"In normal everyday life, people in private households can wash their laundry as usual," said Germany's BfR. And we don't have to resort to harsh, polluting chemicals, since all soaps and detergents can help eliminate the virus. BfR does, however, advise that we treat clothing and other textiles from sick people differently, washing these items "at a temperature of at least 60° Celsius [140 Fahrenheit] with a heavy-duty detergent" and not shaking them out.
We can continue to hang clothes to air dry on a sunny day. Though sunlight can be used to kill off pathogens, according to the WHO, it hasn't been proven effective against SARS-CoV-2, the virus that causes COVID-19. But the virus will find it harder to survive on dry surfaces.
To cut back on laundry, consider keeping a set of clothes to wear outside the house for trips to the grocery store or pharmacy. Once back at home, they should be removed immediately and stored in a closed bag, to give the virus time to die off. And if using a public laundromat, remember to disinfect laundry baskets and washing machines.
Reposted with permission from DW.
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Several New York City Starbucks exposed customers to a potentially deadly pesticide, two lawsuits filed Tuesday allege.
The first claims that the coffee chain exposed customers over the last three years to Dichlorvos, or DDVP, a toxic ingredient in Hot Shot No-Pest Strips used against recommendations in Manhattan stores. In the second, a former employee and two pest control contractors say they were retaliated against for raising concerns about the use of the strips, NBC News reported.
"New Yorkers deserve to know what they are putting in their bodies and we call upon Starbucks to explain, as we allege in the complaint, its failure to take appropriate care for its customers' well-being," Douglas H. Wigdor, who filed the first complaint in New York State Supreme Court, said in a statement reported by Gothamist.
DDVP exposure can cause loss of bladder control, weakness, nausea, trouble breathing, paralysis, coma and death, the lawsuit states, according to NBC News. The Center for Disease Control and Prevention (CDC) says DDVP should only be used to control pests in enclosed spaces where people are either not present or are provided with a respirator.
Hot Shot advises that its strips should not be used in restaurants or anywhere food is served. But photos included in the suit show the strips near air vents, bagels and food preparation equipment.
"Starbucks stores throughout Manhattan have for many years been permeated with a toxic pesticide called Dichlorvos, which is highly poisonous and completely unfit for use in proximity to food, beverages and people," the suit said, as NBC News reported.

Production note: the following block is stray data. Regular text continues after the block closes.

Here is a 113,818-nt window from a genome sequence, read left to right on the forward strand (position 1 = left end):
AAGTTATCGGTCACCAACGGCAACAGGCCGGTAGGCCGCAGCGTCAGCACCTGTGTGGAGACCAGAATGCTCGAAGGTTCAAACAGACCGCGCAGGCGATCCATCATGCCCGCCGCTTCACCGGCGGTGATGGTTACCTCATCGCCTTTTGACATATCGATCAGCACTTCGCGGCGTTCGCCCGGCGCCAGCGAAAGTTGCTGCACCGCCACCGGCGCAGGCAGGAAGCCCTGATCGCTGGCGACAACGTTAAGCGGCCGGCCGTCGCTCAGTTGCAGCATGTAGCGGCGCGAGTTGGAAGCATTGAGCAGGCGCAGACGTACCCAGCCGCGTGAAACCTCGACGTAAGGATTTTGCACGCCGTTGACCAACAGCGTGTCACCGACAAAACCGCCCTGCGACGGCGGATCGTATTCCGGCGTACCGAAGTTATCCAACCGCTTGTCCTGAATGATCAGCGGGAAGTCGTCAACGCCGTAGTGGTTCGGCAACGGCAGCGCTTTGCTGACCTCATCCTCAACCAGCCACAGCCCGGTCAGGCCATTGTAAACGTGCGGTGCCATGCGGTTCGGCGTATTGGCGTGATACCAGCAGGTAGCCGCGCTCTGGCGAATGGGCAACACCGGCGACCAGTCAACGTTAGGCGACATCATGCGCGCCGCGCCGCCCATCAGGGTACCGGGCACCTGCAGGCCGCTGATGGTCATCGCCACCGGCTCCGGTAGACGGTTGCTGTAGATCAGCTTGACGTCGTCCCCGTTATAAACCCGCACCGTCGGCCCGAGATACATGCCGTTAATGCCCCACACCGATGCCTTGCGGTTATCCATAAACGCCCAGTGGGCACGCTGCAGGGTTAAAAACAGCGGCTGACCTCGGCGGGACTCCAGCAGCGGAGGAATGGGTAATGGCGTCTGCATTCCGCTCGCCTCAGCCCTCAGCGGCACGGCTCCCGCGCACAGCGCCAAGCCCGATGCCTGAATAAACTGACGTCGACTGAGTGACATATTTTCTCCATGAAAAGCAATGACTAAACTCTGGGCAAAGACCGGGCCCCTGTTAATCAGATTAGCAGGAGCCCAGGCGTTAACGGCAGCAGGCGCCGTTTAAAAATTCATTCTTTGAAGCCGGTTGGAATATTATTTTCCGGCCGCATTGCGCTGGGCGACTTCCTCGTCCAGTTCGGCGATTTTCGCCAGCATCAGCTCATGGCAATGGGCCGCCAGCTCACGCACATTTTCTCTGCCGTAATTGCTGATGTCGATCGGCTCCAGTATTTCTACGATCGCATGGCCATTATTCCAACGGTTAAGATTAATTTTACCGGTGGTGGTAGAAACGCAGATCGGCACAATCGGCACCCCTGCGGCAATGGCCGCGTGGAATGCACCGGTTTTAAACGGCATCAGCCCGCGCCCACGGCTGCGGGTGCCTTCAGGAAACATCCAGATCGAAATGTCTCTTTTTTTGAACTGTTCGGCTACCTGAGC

Gothamist published photos included in the suit taken by former Pest Control Technician Paul D'Auria that show the strips were being used to fight "disgusting conditions," such as a buildup of flies, cockroaches, maggots and silverfish.
NYC Starbucks Used Toxic Pesticide In Losing Battle Against Maggots & Other Pests, Lawsuit Alleges… https://t.co/haLtIEeKKA— Gothamist (@Gothamist)1558468734.0
The second complaint was brought by the Filosa Graff firm in the Financial District, NY1 reported. It alleges that one employee was fired in February 2018 after raising alarm about the use of the strips. A pest control technician and their supervisor also had their contract terminated in June 2018 after the technician made "repeated reports and complaints about the foregoing risks to health and safety," the suit said, according to NBC News.
Starbucks spokesperson Katie Rodihan told Gothamist that, upon learning the strips were being "misused," the company had "directed local leadership to remove these devices from all stores." She also said an independent health expert had "confirmed the pest strips did not put anyone at a health risk," though she did not name the expert or say whether they had visited the New York stores.
In a statement reported by NY1, the company also said it does not "take action or retaliate" against employees or contractors for voicing concerns. It is not known which Manhattan locations are included in the suit.
Each product featured here has been independently selected by the writer. If you make a purchase using the links included, we may earn commission.
The bright patterns and recognizable designs of Waterlust's activewear aren't just for show. In fact, they're meant to promote the conversation around sustainability and give back to the ocean science and conservation community.
Each design is paired with a research lab, nonprofit, or education organization that has high intellectual merit and the potential to move the needle in its respective field. For each product sold, Waterlust donates 10% of profits to these conservation partners.
Eye-Catching Designs Made from Recycled Plastic Bottles
waterlust.com / @abamabam
The company sells a range of eco-friendly items like leggings, rash guards, and board shorts that are made using recycled post-consumer plastic bottles. There are currently 16 causes represented by distinct marine-life patterns, from whale shark research and invasive lionfish removal to sockeye salmon monitoring and abalone restoration.
One such organization is Get Inspired, a nonprofit that specializes in ocean restoration and environmental education. Get Inspired founder, marine biologist Nancy Caruso, says supporting on-the-ground efforts is one thing that sets Waterlust apart, like their apparel line that supports Get Inspired abalone restoration programs.
"All of us [conservation partners] are doing something," Caruso said. "We're not putting up exhibits and talking about it — although that is important — we're in the field."
Waterlust not only helps its conservation partners financially so they can continue their important work. It also helps them get the word out about what they're doing, whether that's through social media spotlights, photo and video projects, or the informative note card that comes with each piece of apparel.